Shark Tales: Distinguishing Facts from Fiction

By Christina Vila

Sharks have a bad reputation. Blame their rows of sharp teeth or the images we’ve been fed through movies like “Jaws.” But they’re not all bad, and they’re completely necessary for the ocean environment. George Burgess, a shark biologist and director of the Florida Program for Shark Research at the University of Florida, expels some of our greatest shark fears and busts the many myths that haunt our summer dreams.

Burgess, keeper of the International Shark Attack File and frequent “Shark Week” expert, advocates for the animals many consider mere bullies. While the world sees them as deadly predators that will stop at nothing to bite off an arm or a leg, he sees them as severely misunderstood creatures.

Myth: A single drop of blood will attract a shark.

Myth Busted:

It all depends on how close the blood is. In an Olympic- sized swimming pool, one drop is enough for a shark to smell. There won’t be a feeding frenzy, but they can detect it. Sharks will also be more attracted to fish blood than human blood because it’s natural to their environment.

Myth: The larger the shark, the more dangerous it is.

Myth Busted:

Bigger sharks can definitely be a bigger threat, but it is not always the case. Any shark over 6 feet in length needs to be considered with concern. They have a greater capacity to do damage. But some of the biggest sharks (basking, whale, megamouth) are plankton feeders. And there are some sharks, like the cookie-cutter shark, that are small but can rip a hole in its victim.

Myth: Sharks want to attack people.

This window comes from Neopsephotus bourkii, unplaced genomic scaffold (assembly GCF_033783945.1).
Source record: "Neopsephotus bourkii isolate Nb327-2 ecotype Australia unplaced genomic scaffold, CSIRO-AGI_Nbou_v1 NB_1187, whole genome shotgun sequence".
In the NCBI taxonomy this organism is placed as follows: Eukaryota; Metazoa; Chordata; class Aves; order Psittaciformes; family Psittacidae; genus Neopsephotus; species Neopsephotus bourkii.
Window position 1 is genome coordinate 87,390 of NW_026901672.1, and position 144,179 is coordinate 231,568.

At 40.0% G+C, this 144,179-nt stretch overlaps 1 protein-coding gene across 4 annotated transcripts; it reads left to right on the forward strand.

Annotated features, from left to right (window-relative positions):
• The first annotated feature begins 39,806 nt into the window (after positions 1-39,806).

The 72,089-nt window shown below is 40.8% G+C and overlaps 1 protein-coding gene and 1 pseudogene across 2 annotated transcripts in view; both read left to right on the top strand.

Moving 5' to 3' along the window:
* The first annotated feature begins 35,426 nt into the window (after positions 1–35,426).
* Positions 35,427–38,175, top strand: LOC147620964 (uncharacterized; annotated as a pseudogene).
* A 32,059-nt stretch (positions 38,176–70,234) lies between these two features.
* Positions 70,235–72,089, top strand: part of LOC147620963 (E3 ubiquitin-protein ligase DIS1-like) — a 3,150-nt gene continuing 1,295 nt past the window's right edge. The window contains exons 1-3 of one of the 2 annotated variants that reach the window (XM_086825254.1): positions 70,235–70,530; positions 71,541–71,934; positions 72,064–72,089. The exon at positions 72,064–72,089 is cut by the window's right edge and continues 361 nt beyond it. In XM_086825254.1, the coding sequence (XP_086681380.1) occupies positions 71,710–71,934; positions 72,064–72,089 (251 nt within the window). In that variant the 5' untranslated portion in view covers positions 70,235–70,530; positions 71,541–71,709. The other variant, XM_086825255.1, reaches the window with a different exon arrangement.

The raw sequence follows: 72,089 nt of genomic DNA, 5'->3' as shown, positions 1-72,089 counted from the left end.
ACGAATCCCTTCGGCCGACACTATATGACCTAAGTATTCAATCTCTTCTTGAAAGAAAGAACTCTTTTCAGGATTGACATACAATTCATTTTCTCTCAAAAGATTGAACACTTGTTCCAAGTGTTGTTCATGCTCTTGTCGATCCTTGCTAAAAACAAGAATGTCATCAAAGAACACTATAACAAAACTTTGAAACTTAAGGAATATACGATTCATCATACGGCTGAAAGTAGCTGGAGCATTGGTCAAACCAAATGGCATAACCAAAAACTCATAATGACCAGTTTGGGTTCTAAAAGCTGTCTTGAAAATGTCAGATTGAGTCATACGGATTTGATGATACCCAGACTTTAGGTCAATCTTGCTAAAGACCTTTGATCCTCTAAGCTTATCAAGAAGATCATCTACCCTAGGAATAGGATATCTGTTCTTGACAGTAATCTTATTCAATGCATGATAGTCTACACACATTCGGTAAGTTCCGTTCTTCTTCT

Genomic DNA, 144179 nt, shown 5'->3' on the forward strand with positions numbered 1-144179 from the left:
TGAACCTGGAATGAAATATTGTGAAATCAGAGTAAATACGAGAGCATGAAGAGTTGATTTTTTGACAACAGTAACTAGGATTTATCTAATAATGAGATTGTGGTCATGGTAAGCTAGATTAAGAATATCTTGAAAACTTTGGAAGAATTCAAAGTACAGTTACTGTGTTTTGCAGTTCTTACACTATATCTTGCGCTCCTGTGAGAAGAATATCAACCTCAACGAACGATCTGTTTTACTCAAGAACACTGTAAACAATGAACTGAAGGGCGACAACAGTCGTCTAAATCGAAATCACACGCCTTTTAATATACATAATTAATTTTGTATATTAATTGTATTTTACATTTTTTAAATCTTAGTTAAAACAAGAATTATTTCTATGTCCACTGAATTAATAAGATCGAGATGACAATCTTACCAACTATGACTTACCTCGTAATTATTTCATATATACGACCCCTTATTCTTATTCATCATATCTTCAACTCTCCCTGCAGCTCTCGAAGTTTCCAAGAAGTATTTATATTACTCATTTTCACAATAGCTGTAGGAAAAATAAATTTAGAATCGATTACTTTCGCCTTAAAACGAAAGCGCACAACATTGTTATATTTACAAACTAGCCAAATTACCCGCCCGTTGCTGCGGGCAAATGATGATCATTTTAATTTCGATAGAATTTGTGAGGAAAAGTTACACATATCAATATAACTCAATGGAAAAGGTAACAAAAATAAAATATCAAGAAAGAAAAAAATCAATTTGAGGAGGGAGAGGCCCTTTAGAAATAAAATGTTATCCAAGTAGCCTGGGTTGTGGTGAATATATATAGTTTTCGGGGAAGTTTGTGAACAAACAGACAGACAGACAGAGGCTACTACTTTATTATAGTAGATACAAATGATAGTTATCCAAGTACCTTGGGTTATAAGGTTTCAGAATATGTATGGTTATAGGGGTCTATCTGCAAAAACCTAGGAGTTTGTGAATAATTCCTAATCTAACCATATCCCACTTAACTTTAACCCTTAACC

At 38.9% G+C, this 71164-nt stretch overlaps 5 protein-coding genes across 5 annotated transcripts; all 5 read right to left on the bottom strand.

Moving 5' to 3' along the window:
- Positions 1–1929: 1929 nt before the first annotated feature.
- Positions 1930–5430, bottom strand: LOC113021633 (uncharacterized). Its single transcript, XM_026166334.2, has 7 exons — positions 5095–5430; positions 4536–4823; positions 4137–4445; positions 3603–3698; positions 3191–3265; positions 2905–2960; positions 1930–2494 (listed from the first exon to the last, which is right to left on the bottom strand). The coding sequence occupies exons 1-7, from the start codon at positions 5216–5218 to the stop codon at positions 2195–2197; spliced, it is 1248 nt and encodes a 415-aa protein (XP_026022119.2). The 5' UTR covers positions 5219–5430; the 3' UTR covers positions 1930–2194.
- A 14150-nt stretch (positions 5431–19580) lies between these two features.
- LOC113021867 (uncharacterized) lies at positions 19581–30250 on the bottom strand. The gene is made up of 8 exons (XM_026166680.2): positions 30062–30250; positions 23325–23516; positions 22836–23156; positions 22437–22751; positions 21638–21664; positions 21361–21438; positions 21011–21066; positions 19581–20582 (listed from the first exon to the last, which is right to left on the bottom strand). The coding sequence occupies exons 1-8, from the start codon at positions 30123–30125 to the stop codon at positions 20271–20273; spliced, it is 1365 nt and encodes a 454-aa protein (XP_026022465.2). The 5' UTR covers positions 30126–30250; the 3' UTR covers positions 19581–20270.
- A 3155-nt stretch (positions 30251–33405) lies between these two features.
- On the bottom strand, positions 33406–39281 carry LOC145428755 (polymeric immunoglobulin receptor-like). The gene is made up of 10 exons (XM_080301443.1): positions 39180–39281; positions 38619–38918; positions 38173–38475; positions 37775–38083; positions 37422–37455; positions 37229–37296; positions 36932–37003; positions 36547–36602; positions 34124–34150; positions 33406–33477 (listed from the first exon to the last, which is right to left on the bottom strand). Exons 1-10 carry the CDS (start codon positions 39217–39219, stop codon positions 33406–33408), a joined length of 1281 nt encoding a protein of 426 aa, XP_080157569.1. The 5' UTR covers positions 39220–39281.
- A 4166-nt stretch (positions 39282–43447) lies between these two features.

Myth Busted:

Most shark attacks are a case of mistaken identity. Occasionally, larger sharks focus on appropriate sizes and behavior for prey. Humans sometimes follow the activities of regular prey items. Sharks often think it is a school of fish by the surface. Most attacks are hit-and-run, when a shark bites into a splash and mistakenly grabs a human foot or hand. Humans are only targets of opportunity.

Myth: Sharks never stop swimming.

Myth Busted:

Most can’t stop. They need to constantly have water pushing through their gills in order to breathe. But there are some, like nurse sharks, that can sit still and suck in water, like humans can inhale.

Myth: Sharks are the most dangerous animals in the ocean.

Myth Busted:

Sharks are apex predators with a very high ecological position on the oceanic food chain. Killer whales are the largest marine predators, and sharks are second only to them. But that being said, humans are the most dangerous animals. We kill more than 100 million sharks a year. In contrast, there were 81 shark attacks last year, the highest number in years.


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